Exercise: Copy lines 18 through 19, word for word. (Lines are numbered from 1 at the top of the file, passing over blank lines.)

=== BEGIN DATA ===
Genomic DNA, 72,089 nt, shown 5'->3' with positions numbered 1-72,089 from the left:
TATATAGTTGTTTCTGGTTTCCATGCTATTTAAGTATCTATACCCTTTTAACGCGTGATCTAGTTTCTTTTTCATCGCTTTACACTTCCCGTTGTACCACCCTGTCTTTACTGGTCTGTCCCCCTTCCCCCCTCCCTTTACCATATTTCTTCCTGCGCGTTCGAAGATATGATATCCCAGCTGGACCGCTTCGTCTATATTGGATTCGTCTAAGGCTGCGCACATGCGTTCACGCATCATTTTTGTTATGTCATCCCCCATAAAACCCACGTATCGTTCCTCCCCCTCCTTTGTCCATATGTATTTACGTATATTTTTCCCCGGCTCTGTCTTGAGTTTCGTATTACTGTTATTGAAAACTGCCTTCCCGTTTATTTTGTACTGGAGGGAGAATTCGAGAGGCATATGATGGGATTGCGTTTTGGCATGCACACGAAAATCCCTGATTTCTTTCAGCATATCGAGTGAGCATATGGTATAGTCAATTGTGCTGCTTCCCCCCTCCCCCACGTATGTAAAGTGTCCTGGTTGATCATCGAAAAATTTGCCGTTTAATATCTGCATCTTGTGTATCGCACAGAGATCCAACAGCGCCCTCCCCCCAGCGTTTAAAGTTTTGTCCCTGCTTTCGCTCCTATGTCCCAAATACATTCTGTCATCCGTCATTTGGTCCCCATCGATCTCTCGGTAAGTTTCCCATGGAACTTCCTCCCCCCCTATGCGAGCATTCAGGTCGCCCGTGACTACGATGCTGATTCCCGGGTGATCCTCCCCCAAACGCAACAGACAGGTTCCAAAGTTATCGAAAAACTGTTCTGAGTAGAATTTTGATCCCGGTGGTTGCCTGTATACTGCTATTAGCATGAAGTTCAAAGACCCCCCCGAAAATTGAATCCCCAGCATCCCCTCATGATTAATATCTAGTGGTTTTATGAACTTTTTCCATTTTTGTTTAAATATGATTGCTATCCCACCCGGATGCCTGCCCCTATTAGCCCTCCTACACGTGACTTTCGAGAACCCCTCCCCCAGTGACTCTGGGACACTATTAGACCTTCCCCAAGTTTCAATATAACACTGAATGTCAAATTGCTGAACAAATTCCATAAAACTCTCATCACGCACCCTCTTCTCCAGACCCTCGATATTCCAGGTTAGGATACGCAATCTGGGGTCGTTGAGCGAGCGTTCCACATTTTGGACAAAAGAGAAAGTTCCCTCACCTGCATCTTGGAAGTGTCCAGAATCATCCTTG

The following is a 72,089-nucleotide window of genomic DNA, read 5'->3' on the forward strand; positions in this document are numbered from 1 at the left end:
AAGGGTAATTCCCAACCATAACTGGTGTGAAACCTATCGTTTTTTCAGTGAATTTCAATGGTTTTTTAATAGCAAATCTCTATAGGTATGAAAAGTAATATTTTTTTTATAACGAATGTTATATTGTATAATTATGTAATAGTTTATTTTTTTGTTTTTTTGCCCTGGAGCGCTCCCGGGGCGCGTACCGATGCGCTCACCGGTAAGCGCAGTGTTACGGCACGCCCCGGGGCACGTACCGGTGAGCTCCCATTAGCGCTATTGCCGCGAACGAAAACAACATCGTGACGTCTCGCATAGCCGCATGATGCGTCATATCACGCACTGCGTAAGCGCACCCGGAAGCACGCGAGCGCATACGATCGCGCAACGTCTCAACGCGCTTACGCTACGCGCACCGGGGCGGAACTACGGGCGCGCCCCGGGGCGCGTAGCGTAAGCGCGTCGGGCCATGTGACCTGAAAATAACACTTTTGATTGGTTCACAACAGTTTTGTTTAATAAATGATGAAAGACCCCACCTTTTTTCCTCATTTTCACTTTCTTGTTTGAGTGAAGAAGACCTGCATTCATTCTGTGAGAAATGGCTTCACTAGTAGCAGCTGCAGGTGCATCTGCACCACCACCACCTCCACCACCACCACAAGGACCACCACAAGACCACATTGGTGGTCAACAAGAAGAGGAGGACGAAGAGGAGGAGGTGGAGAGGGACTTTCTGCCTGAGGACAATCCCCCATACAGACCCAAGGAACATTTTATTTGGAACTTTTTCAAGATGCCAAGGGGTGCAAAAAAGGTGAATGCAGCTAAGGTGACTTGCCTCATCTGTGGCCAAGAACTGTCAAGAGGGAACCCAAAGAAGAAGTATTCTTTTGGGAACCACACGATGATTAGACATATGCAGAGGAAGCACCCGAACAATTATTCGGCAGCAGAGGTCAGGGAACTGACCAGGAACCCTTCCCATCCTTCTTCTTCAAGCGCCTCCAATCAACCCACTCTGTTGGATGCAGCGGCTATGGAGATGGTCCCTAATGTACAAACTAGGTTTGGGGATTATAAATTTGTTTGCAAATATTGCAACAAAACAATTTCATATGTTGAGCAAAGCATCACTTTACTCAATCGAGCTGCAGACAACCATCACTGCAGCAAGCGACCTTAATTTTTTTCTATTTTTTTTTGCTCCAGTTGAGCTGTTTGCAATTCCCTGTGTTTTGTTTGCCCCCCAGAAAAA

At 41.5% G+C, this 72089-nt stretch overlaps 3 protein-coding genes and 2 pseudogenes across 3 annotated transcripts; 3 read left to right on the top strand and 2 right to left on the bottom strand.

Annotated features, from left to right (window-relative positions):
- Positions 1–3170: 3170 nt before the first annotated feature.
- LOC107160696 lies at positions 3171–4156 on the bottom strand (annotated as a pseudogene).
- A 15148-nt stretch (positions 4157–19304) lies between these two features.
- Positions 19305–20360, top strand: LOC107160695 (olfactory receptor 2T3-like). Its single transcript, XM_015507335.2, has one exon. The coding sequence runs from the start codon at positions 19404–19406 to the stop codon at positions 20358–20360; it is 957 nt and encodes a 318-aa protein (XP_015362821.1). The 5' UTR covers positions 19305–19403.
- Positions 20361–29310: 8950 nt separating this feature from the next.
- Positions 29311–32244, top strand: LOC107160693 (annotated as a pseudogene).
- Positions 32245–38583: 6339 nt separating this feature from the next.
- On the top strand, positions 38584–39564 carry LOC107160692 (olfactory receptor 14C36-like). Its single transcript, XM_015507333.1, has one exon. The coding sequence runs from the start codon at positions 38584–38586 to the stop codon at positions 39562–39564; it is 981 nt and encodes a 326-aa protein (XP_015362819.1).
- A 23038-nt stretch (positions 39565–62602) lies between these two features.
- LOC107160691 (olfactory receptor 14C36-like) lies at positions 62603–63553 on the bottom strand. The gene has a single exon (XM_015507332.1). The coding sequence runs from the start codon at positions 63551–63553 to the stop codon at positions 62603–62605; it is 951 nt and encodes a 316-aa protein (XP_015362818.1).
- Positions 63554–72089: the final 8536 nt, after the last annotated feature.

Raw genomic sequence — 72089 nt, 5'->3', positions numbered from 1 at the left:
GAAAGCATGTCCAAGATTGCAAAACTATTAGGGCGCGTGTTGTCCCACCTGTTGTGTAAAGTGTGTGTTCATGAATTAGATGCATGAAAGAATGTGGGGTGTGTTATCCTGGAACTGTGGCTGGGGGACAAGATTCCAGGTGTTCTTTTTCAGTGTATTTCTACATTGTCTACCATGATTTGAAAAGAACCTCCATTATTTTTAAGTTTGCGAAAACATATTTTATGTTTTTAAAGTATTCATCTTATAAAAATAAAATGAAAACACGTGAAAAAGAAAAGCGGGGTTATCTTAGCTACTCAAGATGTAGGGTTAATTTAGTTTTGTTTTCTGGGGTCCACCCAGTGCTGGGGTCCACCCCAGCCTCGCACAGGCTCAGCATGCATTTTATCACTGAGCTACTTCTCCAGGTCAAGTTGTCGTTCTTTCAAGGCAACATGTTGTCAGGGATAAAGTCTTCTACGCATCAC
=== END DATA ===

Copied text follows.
Raw genomic sequence — 72089 nt, 5'->3', positions numbered from 1 at the left:
GAAAGCATGTCCAAGATTGCAAAACTATTAGGGCGCGTGTTGTCCCACCTGTTGTGTAAAGTGTGTGTTCATGAATTAGATGCATGAAAGAATGTGGGGTGTGTTATCCTGGAACTGTGGCTGGGGGACAAGATTCCAGGTGTTCTTTTTCAGTGTATTTCTACATTGTCTACCATGATTTGAAAAGAACCTCCATTATTTTTAAGTTTGCGAAAACATATTTTATGTTTTTAAAGTATTCATCTTATAAAAATAAAATGAAAACACGTGAAAAAGAAAAGCGGGGTTATCTTAGCTACTCAAGATGTAGGGTTAATTTAGTTTTGTTTTCTGGGGTCCACCCAGTGCTGGGGTCCACCCCAGCCTCGCACAGGCTCAGCATGCATTTTATCACTGAGCTACTTCTCCAGGTCAAGTTGTCGTTCTTTCAAGGCAACATGTTGTCAGGGATAAAGTCTTCTACGCATCAC